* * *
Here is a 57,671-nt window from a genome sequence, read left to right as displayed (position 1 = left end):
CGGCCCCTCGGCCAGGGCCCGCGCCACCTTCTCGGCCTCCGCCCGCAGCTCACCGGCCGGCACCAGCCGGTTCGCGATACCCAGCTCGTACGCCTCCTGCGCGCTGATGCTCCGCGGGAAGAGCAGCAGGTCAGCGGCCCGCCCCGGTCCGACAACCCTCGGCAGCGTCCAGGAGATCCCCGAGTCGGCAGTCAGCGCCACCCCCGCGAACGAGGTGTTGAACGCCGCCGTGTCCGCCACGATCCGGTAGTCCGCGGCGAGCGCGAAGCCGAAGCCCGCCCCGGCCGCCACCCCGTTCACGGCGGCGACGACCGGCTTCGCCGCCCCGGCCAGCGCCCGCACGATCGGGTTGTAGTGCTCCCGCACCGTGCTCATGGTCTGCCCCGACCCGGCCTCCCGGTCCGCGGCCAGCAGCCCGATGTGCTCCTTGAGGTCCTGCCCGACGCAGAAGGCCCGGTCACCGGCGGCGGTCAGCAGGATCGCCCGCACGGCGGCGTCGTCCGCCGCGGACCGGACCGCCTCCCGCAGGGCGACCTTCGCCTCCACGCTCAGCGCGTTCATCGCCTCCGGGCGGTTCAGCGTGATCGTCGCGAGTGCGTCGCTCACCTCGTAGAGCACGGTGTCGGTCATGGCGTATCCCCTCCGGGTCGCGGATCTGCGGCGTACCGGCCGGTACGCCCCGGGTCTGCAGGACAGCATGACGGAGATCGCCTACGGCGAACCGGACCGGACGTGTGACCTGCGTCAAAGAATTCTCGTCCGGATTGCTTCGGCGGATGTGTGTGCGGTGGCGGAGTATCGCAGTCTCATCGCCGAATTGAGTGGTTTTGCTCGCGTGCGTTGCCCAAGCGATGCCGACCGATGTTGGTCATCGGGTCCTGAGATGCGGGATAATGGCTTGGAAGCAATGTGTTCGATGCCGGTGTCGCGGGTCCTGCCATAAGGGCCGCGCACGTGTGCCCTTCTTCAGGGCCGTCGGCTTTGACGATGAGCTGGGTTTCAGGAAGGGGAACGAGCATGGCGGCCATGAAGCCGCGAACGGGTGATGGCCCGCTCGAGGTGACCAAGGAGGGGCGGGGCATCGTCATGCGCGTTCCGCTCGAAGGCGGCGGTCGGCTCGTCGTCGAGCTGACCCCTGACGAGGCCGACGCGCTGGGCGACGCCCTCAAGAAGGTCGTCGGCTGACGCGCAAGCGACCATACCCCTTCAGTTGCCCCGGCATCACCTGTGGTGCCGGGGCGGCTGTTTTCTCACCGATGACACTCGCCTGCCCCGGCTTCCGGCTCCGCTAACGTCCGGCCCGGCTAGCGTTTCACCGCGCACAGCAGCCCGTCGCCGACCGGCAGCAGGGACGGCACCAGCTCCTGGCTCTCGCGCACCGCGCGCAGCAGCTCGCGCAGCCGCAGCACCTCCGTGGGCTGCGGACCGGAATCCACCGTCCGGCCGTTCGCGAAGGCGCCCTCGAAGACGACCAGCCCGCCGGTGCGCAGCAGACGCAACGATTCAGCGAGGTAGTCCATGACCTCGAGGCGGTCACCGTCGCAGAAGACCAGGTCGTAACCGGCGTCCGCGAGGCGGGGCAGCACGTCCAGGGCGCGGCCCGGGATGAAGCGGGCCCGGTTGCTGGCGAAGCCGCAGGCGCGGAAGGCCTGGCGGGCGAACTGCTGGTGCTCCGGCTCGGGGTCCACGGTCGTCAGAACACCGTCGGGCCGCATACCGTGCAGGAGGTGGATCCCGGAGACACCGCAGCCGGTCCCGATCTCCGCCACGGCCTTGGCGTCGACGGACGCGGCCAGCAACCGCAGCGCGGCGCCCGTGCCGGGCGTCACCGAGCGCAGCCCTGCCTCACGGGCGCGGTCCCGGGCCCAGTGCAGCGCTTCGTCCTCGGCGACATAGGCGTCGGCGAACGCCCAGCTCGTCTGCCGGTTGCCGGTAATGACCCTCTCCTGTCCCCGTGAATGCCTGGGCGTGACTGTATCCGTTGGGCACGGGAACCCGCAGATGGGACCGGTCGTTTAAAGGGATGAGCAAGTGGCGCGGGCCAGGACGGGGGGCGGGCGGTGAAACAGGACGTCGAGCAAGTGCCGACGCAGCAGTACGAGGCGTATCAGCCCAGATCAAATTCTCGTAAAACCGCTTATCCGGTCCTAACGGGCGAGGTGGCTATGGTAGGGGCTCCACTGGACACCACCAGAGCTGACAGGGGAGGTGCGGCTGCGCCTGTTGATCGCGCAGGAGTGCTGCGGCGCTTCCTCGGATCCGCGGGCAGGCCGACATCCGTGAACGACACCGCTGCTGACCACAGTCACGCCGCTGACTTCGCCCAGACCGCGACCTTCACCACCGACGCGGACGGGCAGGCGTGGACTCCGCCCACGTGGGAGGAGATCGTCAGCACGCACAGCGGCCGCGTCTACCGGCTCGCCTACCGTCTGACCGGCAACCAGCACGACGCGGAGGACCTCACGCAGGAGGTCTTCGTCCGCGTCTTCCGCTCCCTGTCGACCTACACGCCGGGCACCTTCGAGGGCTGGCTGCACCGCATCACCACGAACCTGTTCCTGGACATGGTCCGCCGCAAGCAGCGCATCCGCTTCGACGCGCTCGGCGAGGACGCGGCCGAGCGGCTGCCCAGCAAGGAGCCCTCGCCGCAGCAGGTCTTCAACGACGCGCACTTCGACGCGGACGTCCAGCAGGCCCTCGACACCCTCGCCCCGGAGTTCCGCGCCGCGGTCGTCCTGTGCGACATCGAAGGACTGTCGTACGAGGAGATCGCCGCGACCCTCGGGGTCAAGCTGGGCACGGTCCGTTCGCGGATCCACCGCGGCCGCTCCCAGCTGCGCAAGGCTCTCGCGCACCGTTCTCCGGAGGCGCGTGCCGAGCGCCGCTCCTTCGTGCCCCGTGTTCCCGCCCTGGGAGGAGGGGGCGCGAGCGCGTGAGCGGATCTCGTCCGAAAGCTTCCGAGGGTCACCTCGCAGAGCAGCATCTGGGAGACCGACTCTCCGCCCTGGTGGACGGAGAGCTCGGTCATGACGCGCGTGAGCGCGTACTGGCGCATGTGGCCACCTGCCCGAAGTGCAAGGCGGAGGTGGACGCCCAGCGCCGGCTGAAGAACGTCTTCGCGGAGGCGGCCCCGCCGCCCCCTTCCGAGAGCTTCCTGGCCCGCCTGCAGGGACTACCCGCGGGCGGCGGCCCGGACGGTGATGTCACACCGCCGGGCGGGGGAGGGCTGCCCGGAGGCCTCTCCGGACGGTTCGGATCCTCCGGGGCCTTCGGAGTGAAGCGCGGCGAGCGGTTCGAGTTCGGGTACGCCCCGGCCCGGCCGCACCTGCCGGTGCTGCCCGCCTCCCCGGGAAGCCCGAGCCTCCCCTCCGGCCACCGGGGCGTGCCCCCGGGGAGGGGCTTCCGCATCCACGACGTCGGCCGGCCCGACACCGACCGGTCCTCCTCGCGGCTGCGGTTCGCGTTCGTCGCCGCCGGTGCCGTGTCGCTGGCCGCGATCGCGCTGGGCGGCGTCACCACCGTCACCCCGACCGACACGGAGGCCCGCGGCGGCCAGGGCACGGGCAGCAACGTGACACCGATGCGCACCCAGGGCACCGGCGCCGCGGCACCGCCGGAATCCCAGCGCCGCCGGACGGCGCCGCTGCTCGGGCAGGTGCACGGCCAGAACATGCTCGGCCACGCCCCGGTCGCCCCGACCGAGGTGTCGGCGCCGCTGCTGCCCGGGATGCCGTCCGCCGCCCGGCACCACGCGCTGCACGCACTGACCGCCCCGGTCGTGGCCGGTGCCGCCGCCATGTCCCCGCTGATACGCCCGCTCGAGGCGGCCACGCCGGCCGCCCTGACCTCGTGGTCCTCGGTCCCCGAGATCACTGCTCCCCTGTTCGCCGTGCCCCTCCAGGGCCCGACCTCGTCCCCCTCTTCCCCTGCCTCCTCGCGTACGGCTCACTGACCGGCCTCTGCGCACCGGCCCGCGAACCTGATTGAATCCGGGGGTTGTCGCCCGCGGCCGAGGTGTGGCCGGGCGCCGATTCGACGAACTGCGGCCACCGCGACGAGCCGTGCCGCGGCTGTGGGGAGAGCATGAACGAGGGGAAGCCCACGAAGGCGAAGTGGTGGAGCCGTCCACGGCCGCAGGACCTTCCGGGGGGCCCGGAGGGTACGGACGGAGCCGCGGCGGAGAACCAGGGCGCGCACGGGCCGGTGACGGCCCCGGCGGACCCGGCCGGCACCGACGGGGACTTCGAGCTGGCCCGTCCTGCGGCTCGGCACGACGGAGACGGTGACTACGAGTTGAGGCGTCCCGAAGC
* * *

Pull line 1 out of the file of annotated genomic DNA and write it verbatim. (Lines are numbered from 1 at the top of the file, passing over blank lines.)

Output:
Here is a 57,671-nt window from a genome sequence, read left to right as displayed (position 1 = left end):